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Sept. 29 — Procter & Gamble Co., Kimberly-Clark Corp. and other makers of personal wipes sold as “flushable” must face claims by Minnesota and Wisconsin municipalities alleging they incurred costs to fix clogged sewer systems ( City of Wyoming v. Procter & Gamble Co. , D. Minn., No. 15-02101, 9/28/16 ).
The U.S. District Court for the District of Minnesota Sept. 28 denied most of the defendants’ dismissal motion.
The municipalities alleged the defendants represented to consumers and the public that the wipes were literally flushable, but they aren’t.
The wipes don’t break down like toilet paper and, as a result, wrap around sewer line filters and clog up the works, plaintiffs say. To clear the clogs, the systems need to be shut down and the wipes manually removed.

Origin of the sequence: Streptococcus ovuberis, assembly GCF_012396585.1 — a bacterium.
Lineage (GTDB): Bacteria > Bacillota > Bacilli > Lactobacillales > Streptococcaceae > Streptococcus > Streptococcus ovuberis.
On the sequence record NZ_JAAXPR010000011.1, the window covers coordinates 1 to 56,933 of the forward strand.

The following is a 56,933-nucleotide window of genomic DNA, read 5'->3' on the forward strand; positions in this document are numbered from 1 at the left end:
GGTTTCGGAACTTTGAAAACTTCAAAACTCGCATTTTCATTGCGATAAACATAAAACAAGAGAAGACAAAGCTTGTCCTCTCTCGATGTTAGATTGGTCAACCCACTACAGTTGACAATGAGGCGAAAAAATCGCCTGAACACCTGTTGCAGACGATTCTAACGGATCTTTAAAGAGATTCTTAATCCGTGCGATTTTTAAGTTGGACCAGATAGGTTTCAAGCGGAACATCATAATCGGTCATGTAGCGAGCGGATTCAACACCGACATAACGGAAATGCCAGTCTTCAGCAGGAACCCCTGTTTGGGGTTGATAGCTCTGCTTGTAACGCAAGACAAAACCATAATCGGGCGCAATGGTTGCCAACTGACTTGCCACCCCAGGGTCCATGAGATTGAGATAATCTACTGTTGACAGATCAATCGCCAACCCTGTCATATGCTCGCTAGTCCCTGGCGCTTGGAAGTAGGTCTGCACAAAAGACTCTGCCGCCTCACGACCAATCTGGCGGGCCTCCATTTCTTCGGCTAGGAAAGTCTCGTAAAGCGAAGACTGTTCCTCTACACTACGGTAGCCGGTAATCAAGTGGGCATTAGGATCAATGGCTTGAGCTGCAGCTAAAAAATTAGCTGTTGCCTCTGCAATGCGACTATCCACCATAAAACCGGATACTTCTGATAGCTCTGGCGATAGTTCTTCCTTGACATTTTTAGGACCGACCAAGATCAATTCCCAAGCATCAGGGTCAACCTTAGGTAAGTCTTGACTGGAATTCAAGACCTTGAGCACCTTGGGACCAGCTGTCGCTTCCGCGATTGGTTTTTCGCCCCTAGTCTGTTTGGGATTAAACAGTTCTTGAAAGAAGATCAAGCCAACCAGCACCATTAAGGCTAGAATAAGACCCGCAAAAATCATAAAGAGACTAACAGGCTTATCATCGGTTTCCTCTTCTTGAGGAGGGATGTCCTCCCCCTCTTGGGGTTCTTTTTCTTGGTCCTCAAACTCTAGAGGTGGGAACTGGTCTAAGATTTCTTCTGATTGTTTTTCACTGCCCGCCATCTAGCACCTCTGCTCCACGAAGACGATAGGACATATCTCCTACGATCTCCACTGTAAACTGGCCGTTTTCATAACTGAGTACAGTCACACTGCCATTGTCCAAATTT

The municipalities sought damage, including a fund to compensate them for their ongoing repair costs.
Though the facts were novel, the Minnesota municipalities alleged sufficient facts to proceed with claims under the state’s warranty and consumer protection statutes, which extend to third parties alleging harm from violations, the court said.
The court also allowed the Wisconsin plaintiffs’ consumer protection law and public nuisance claims.
The court dismissed claims under the Declaratory Judgment Act as duplicative of the plaintiffs’ express warranty claim. It also threw out a claim of breach of implied warranty for a particular purpose.
Gustafson Gluek PLLC; Saltz, Mongeluzzi, Barrett & Bendesky PC and Berman Devalerio represented the plaintiffs.
Covington & Burling LLP and Fredrikson & Byson PA represented Procter & Gamble.
Sidley Austin LLP and Nilan Johnson Lewis PA represented Kimberly-Clark.
To contact the reporter on this story: Julie A. Steinberg in Washington at firstname.lastname@example.org
The opinion is available at http://www.bloomberglaw.com/public/document/City_of_Wyoming_et_al_v_Procter__Gamble_Company_et_al_Docket_No_0.
Copyright © 2016 The Bureau of National Affairs, Inc. All Rights Reserved.
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